Viewpoint: Gift Card Evolution, Not Revolution
Digital gift cards bring depth, not disruption, to gift card product lines.
Despite what some have feared, digital gift cards aren’t disrupting the plastic gift card market by cannibalizing sales—they’re expanding opportunities. By appealing to a new group of buyers, more often males with higher incomes, who value convenience and last-minute shopping opportunities, digital gift cards are helping retailers sell more gift cards not fewer.
The digital gift card market is still quite small. Mercator Advisory Group estimates that in 2012 (the latest year for which data are available) only 3 percent of closed-loop gift card loads were on digital cards, which translates to approximately $2.9 billion—only a fraction of the $96.3 billion closed-loop gift card market in 2012. However, with U.S. adults now spending almost three-and-a-half hours on the Internet and almost two hours a day on their smartphones, it’s not surprising that gift card shopping also is migrating to the Web and mobile devices. This migration is slow-moving, and our research suggests there are several obstacles that need to be overcome to maximize consumer adoption of digital gift cards.
Some barriers will erode over time. Seven or eight years ago, many consumers felt plastic gift cards were too impersonal to make “good” gifts. As years passed, consumer sentiment regarding gift cards has changed dramatically as shoppers realized gift cards are a desired gift among many age groups, especially young people. Digital gift cards are moving along this same path. Purchases mostly are driven by immediacy of delivery, convenience and ease of purchase.
Who Are the Buyers?
While the occasions for e-gifts and physical gift cards varied, the givers/recipients of e-gifts were quite similar to physical gift card givers, with family and friends leading. In terms of demographics, digital gift card buyers (as compared to overall gift card buyers) tend to include a slightly higher percentage of males, age range 35 to 44, with higher incomes. This group also tends to buy fewer physical gift cards. The demographic group that tends to buy fewer in-store gift cards still wants to buy gift cards; they’re just choosing to buy them online/via mobile.
Millennials also are particularly fond of e-gift cards. In a separate study of 422 millennials in December 2013, almost half (49 percent) had received a digital gift card. One-third had received more than four e-gift cards in the last year. Most (88 percent) expect to receive an e-gift card in the next year. Millennials also tend to buy e-gift cards. Sixty-two percent planned to buy an e-gift card during the holiday season, with 56 percent planning on buying one to six e-gift cards. About one-half (51 percent) said they were interested in sending virtual gift cards through social media.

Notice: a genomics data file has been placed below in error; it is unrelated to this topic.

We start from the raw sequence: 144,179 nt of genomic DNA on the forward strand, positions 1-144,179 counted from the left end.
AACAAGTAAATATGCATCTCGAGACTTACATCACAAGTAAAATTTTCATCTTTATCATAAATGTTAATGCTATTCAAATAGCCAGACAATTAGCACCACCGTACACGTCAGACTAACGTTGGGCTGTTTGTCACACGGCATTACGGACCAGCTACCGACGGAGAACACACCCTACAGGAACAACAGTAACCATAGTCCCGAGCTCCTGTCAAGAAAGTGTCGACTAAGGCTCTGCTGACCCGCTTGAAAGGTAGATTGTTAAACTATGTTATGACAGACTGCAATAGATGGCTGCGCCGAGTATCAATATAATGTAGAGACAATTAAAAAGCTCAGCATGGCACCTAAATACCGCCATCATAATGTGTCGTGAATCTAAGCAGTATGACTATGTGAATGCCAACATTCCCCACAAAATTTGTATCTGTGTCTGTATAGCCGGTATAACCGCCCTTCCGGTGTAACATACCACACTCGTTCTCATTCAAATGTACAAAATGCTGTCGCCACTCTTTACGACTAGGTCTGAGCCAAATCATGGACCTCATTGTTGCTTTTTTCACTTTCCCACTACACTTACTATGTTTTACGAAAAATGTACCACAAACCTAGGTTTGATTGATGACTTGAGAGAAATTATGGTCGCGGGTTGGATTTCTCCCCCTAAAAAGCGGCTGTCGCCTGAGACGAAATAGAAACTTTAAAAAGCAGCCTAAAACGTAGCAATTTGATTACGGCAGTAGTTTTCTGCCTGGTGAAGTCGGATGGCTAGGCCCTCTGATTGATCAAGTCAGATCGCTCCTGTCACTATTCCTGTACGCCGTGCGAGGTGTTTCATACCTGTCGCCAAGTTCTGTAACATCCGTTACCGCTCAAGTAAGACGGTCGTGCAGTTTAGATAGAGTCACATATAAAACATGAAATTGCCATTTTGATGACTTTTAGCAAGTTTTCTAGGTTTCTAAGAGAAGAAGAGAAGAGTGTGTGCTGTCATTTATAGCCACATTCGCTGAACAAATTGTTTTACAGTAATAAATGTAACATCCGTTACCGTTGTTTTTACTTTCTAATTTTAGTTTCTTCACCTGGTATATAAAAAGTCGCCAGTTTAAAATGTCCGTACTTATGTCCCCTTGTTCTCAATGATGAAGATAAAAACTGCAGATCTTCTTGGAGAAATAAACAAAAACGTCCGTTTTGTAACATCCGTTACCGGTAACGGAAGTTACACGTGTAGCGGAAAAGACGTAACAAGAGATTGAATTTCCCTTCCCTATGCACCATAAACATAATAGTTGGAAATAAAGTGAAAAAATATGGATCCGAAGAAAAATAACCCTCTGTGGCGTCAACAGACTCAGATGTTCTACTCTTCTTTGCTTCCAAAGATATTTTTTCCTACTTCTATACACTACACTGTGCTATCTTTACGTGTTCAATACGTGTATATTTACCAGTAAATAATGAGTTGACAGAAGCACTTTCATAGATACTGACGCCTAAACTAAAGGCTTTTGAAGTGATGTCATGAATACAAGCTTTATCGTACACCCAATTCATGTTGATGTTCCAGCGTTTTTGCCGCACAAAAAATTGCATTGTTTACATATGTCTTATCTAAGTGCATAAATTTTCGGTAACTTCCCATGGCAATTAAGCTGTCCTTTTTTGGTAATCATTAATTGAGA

The Bottom Line
Digital gift cards bring several benefits to the entire gift card category. They extend the gift card selling cycle to all hours of the day and night, up to the day and time of the occasion when a gift is needed. Self-users also tend to buy digital gift cards. More than half (58 percent) of gift card buyers said they are likely to purchase a digital gift card for their own use (49 percent). What’s more, digital gift cards are gaining momentum as employee or partner incentives or customer rewards because they can be more cost-effective and convenient than physical cards.
Digital gift cards are growing but will not replace physical gift cards. There are distinct markets for each type of gift card and these segments can grow together if consumer objections are addressed (see sidebar). In particular, growth will continue if the consumer experience is optimized. Consumers must feel digital gift cards are easy to purchase and feel confident that recipients can redeem them easily.
Digital gift cards also must have personalization built in to the extent that recipients should feel like they are unwrapping a gift. Video, sound and photos can help buyers feel they’re giving a more tangible gift. Retailers should partner with digital providers that can address consumer concerns and help build a strong e-gift card sales channel.
Tammy Durston is senior director of research at Blackhawk Network, a Pleasanton, Calif.-based provider of prepaid and financial payments products. Her research helps guide Blackhawk’s strategy for its diverse product lines and geographies. She can be reached at firstname.lastname@example.org.
In Viewpoints, prepaid and emerging payments professionals share their perspectives on the industry. Paybefore endeavors to present many points of view to offer readers new insights and information. The opinions expressed in Viewpoints are not necessarily those of Paybefore.
This Viewpoint appeared in the Spring 2014 edition of Pay Magazine.